Top 5 Ways to Make the Most of your Campus Visit

Do you ever feel like these flamingos? Touring so many schools, absorbing so many facts? Campus Visits can be overwhelming, but fear not… this blog post covers the top 5 ways to make the most of your college visits.

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  1. Dress appropriately

This might sound silly, but if you feel uncomfortable during your campus visit, you’ll be distracted while on tour.  Look at the weather before your visit.  Bring a rain jacket; know how long the walking tour is and wear shoes you can hike around in for that long; dress for the heat/cold.  If you’ve paired your tour with an official interview, you need to be prepared to be in business attire for your interview.  And even if you don’t have an official interview, most likely you’ll be meeting someone in the Admissions office…dress to impress.

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  1. Arrive on time

Make sure you know how long it will take you to get to the campus and park.  Plan for traffic and wrong turns.  Campus tours generally run on strict schedules as there many working parts including professional staff, student staff, tour guides, and other campus personnel.  Arriving late and leaving early takes away valuable time from important information and interactions—this could negatively impact your college search process.  Let’s face it, traffic jams happen.  If you know you’ll be arriving late:

  1. Remain calm. Arguing with your parents for the duration of the drive won’t set your visit off to a good start or get you there any faster.
  2. Communicate with the admissions office. This is so appreciated!
  3. Be flexible. Most likely, you’re going to miss some part of the visit. Most admissions offices will do their best to catch you up, but if you miss appointments (faculty meetings, class visits, etc.), don’t be surprised if they cannot be rescheduled.

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  1. Ask Questions

This is not the time to be embarrassed or shy!  This is likely the biggest decision you’ve ever made!  This is the time to have a list of questions and ensure they are answered before you leave.  Admission counselors hear all kinds of questions, so nothing is silly or trivial.  Likewise, student tour guides do what they do because they love talking about their school and their experiences.  Asking what it’s like to have a roommate, or use a hall bathroom, or how to join Greek life is not inconsequential, and your tour guide will have great advice.  (Also, don’t be embarrassed when your parents ask questions.  We’ve all been there.  They love you, want the best for you, and they want to know a lot of details before they send their pride and joy out of the nest!)

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  1. Explore

This can be especially important if you are looking at schools that are fairly far away from home.  It is important to build time into your trip to both explore the campus at your leisure, but also explore the surrounding area/town/city.  Find a populated area on campus to people watch!  What do students look like? What’s the vibe in the student center? People watching can give you a great sense of the energy on a college campus and help you decide if you see yourself being a part of that energy!   Pro Tip: Be cognizant of the time of day you do this.  You don’t want to assume students should be hanging around at 4pm, only to find out 4pm is a popular lab time.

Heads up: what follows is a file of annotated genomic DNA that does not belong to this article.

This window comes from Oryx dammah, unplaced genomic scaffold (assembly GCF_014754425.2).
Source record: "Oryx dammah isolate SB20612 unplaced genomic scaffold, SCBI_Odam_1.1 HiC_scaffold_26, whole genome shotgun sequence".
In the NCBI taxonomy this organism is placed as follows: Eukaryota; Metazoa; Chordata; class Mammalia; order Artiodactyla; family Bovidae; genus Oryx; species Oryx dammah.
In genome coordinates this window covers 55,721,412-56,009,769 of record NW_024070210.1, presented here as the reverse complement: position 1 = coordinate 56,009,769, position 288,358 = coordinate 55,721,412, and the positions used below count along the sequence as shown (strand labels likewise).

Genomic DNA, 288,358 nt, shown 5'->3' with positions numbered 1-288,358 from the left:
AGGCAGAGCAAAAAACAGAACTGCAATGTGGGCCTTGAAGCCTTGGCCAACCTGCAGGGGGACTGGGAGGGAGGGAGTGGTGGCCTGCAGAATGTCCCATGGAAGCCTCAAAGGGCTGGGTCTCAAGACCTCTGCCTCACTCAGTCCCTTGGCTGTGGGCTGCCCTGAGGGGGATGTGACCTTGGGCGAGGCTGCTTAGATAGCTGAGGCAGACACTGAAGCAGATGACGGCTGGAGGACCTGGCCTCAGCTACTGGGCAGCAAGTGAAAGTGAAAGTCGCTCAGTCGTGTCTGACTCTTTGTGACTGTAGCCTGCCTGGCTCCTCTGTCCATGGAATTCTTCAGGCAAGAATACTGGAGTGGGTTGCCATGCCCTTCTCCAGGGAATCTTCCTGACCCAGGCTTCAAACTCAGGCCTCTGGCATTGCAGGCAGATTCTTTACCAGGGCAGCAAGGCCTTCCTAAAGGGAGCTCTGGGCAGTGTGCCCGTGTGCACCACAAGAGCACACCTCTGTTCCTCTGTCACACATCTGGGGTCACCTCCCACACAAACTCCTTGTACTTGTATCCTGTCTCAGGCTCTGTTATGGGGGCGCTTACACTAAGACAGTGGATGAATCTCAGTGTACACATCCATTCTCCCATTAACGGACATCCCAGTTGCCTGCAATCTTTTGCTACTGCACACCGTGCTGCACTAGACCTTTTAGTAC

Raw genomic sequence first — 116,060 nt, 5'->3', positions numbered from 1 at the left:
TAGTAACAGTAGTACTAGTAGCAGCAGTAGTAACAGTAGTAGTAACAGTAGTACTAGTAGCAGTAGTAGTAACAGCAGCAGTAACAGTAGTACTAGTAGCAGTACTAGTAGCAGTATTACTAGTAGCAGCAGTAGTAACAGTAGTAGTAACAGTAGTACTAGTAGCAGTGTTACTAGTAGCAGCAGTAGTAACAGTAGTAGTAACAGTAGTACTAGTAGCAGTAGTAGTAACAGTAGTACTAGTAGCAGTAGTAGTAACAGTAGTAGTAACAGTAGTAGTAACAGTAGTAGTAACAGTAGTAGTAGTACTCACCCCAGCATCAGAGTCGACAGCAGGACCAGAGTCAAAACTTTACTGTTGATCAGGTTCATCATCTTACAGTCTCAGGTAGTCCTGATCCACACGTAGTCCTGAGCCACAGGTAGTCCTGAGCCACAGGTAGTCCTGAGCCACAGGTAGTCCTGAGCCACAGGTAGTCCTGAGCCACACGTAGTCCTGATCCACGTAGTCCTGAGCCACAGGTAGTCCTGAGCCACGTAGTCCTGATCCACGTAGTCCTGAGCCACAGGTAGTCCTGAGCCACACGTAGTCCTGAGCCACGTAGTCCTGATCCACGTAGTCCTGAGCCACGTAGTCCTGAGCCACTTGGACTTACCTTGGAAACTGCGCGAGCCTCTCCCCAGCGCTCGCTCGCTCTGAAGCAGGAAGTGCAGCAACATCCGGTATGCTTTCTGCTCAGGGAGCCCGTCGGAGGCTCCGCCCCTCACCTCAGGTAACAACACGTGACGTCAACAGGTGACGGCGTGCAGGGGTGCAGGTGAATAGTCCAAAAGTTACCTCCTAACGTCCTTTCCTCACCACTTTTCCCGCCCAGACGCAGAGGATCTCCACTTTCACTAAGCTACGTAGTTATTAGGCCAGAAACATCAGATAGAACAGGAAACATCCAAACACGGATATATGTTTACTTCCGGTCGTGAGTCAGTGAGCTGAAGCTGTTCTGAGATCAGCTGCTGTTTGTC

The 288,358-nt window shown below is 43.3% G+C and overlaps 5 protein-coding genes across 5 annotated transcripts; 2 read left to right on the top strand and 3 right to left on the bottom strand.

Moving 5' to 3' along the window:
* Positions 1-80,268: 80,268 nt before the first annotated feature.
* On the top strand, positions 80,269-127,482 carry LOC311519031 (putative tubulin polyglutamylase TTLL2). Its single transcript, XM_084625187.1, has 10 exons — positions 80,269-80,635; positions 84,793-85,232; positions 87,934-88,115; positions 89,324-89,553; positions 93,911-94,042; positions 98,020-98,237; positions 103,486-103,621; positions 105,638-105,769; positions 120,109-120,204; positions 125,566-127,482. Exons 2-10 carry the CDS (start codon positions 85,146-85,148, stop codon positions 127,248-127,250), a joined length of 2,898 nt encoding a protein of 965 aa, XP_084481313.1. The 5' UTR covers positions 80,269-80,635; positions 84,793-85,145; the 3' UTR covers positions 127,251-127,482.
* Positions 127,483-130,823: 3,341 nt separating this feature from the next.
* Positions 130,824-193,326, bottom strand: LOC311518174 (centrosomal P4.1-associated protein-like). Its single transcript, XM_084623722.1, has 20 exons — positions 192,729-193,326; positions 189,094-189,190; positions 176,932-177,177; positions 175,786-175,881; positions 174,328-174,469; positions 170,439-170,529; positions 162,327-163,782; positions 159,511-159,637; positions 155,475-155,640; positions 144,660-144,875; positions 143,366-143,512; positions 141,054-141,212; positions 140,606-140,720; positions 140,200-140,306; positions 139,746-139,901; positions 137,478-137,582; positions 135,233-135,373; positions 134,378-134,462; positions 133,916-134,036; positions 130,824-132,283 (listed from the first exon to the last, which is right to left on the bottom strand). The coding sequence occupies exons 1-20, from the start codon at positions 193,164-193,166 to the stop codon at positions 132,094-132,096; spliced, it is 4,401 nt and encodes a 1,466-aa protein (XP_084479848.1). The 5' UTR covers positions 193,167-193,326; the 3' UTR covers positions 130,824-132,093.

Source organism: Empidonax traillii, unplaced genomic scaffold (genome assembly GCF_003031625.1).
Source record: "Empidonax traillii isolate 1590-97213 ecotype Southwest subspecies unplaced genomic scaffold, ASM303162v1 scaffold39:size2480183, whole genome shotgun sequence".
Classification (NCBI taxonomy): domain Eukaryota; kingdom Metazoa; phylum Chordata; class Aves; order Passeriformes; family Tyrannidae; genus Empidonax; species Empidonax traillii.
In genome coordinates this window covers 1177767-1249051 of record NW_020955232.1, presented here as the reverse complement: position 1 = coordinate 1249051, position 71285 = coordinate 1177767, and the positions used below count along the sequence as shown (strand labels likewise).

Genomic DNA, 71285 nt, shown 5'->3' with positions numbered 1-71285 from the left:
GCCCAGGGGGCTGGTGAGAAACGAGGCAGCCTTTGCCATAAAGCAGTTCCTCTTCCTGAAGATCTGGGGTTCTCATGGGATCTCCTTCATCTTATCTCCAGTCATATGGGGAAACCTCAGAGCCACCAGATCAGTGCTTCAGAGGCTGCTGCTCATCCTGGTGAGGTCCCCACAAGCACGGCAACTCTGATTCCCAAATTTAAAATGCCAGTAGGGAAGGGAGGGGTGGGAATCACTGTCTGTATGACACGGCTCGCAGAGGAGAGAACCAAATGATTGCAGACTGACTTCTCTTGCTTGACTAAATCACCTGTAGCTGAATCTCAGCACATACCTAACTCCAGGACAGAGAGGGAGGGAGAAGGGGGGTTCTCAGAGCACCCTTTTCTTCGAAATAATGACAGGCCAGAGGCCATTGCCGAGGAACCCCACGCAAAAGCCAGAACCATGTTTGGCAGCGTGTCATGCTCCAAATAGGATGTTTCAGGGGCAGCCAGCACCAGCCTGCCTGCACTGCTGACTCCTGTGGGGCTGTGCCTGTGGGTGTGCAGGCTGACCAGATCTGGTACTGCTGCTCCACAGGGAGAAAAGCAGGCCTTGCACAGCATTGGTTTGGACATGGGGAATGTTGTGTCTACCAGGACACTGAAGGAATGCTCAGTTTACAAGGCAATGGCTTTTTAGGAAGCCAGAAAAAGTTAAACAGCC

Exploring the surrounding area is equally as important.  This could be your home away from home for the next 4 years.  Are there fun things for college-aged students to do? Are there internship and volunteer opportunities? Do the amenities exist that you like to have in your daily life? (I myself prioritize Starbucks and Target, but they might not be as important for you).   If you are looking at a college campus that is close to home, you might ask to meet with a current student who is also from the area.  Ask them if they find themselves going home often, how easy it is to make new friends, and how they relate to their hometown in new ways as a college student.

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1.PLAN AHEAD

Planning ahead will ensure you are making the most of the campus visit.  Are you are visiting during a time when the college students are on break?  Could you plan to attend a class, eat lunch with a student, or perhaps even spend the night?  Do you have specific questions that need addressed by an Admission or Financial Aid counselor? Would you like to talk to someone from your area of the country and ask how they adjusted to this campus?  A college admission office is likely very happy to accommodate any of your desires to personalize your visit, but they are most likely to fulfil the requests if you give fair advance notice.  (Fair advance notice is anywhere from 2-4 weeks from your visit date).  Planning your trip well in advance allows you to maximize your visit options and really make the most of your experience.

Good luck….and get touring!

 

Laura Williams, Assistant Director of Admission & Campus Visit  Manager

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